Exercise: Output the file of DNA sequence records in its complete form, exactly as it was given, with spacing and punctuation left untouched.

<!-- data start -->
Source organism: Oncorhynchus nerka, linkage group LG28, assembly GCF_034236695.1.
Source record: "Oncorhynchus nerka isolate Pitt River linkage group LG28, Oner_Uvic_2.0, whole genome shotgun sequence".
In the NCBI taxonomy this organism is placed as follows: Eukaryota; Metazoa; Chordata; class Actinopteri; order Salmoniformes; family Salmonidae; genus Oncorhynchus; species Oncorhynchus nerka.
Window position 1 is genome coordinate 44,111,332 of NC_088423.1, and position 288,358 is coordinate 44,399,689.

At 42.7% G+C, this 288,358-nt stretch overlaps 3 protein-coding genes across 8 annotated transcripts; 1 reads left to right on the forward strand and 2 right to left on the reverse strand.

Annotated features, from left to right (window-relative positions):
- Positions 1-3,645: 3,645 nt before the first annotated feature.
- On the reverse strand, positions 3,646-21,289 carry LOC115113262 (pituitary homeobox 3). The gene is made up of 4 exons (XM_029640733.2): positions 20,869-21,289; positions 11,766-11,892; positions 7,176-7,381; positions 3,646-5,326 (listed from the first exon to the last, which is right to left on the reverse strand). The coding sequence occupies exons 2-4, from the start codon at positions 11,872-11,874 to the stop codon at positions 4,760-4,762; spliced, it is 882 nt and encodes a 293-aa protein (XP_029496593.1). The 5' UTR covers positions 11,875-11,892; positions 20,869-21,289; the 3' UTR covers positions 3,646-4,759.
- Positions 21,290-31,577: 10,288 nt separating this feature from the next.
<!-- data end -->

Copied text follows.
Source organism: Oncorhynchus nerka, linkage group LG28, assembly GCF_034236695.1.
Source record: "Oncorhynchus nerka isolate Pitt River linkage group LG28, Oner_Uvic_2.0, whole genome shotgun sequence".
In the NCBI taxonomy this organism is placed as follows: Eukaryota; Metazoa; Chordata; class Actinopteri; order Salmoniformes; family Salmonidae; genus Oncorhynchus; species Oncorhynchus nerka.
Window position 1 is genome coordinate 44,111,332 of NC_088423.1, and position 288,358 is coordinate 44,399,689.

At 42.7% G+C, this 288,358-nt stretch overlaps 3 protein-coding genes across 8 annotated transcripts; 1 reads left to right on the forward strand and 2 right to left on the reverse strand.

Annotated features, from left to right (window-relative positions):
- Positions 1-3,645: 3,645 nt before the first annotated feature.
- On the reverse strand, positions 3,646-21,289 carry LOC115113262 (pituitary homeobox 3). The gene is made up of 4 exons (XM_029640733.2): positions 20,869-21,289; positions 11,766-11,892; positions 7,176-7,381; positions 3,646-5,326 (listed from the first exon to the last, which is right to left on the reverse strand). The coding sequence occupies exons 2-4, from the start codon at positions 11,872-11,874 to the stop codon at positions 4,760-4,762; spliced, it is 882 nt and encodes a 293-aa protein (XP_029496593.1). The 5' UTR covers positions 11,875-11,892; positions 20,869-21,289; the 3' UTR covers positions 3,646-4,759.
- Positions 21,290-31,577: 10,288 nt separating this feature from the next.